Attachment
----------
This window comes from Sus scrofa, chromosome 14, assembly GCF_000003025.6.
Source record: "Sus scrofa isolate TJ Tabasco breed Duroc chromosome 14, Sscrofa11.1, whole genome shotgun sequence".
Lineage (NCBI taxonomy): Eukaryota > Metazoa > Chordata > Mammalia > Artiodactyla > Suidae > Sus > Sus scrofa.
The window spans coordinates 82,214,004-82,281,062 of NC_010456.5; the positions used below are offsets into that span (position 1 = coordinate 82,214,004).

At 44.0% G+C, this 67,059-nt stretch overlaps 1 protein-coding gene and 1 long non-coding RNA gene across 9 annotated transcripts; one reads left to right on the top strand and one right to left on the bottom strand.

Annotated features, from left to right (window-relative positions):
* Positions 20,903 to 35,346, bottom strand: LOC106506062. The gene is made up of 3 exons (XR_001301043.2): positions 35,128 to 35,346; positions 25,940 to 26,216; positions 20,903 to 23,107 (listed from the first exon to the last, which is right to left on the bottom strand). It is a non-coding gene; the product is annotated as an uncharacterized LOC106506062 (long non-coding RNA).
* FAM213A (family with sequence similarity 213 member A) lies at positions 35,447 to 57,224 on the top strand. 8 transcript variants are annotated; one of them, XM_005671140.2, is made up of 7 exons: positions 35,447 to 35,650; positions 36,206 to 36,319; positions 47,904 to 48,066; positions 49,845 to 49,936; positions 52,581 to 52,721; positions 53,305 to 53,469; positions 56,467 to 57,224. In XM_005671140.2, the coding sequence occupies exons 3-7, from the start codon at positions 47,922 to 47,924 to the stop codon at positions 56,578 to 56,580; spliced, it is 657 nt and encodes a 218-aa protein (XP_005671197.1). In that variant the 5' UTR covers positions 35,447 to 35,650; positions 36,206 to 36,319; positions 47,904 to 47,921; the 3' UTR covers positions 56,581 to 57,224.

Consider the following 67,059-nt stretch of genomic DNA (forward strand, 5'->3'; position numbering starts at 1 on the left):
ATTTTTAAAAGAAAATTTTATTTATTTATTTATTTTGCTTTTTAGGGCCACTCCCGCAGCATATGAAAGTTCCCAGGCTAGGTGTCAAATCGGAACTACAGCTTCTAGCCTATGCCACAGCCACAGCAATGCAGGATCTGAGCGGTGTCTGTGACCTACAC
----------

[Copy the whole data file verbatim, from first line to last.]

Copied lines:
This window comes from Sus scrofa, chromosome 14, assembly GCF_000003025.6.
Source record: "Sus scrofa isolate TJ Tabasco breed Duroc chromosome 14, Sscrofa11.1, whole genome shotgun sequence".
Lineage (NCBI taxonomy): Eukaryota > Metazoa > Chordata > Mammalia > Artiodactyla > Suidae > Sus > Sus scrofa.
The window spans coordinates 82,214,004-82,281,062 of NC_010456.5; the positions used below are offsets into that span (position 1 = coordinate 82,214,004).

At 44.0% G+C, this 67,059-nt stretch overlaps 1 protein-coding gene and 1 long non-coding RNA gene across 9 annotated transcripts; one reads left to right on the top strand and one right to left on the bottom strand.

Annotated features, from left to right (window-relative positions):
* Positions 20,903 to 35,346, bottom strand: LOC106506062. The gene is made up of 3 exons (XR_001301043.2): positions 35,128 to 35,346; positions 25,940 to 26,216; positions 20,903 to 23,107 (listed from the first exon to the last, which is right to left on the bottom strand). It is a non-coding gene; the product is annotated as an uncharacterized LOC106506062 (long non-coding RNA).
* FAM213A (family with sequence similarity 213 member A) lies at positions 35,447 to 57,224 on the top strand. 8 transcript variants are annotated; one of them, XM_005671140.2, is made up of 7 exons: positions 35,447 to 35,650; positions 36,206 to 36,319; positions 47,904 to 48,066; positions 49,845 to 49,936; positions 52,581 to 52,721; positions 53,305 to 53,469; positions 56,467 to 57,224. In XM_005671140.2, the coding sequence occupies exons 3-7, from the start codon at positions 47,922 to 47,924 to the stop codon at positions 56,578 to 56,580; spliced, it is 657 nt and encodes a 218-aa protein (XP_005671197.1). In that variant the 5' UTR covers positions 35,447 to 35,650; positions 36,206 to 36,319; positions 47,904 to 47,921; the 3' UTR covers positions 56,581 to 57,224.

Consider the following 67,059-nt stretch of genomic DNA (forward strand, 5'->3'; position numbering starts at 1 on the left):
ATTTTTAAAAGAAAATTTTATTTATTTATTTATTTTGCTTTTTAGGGCCACTCCCGCAGCATATGAAAGTTCCCAGGCTAGGTGTCAAATCGGAACTACAGCTTCTAGCCTATGCCACAGCCACAGCAATGCAGGATCTGAGCGGTGTCTGTGACCTACAC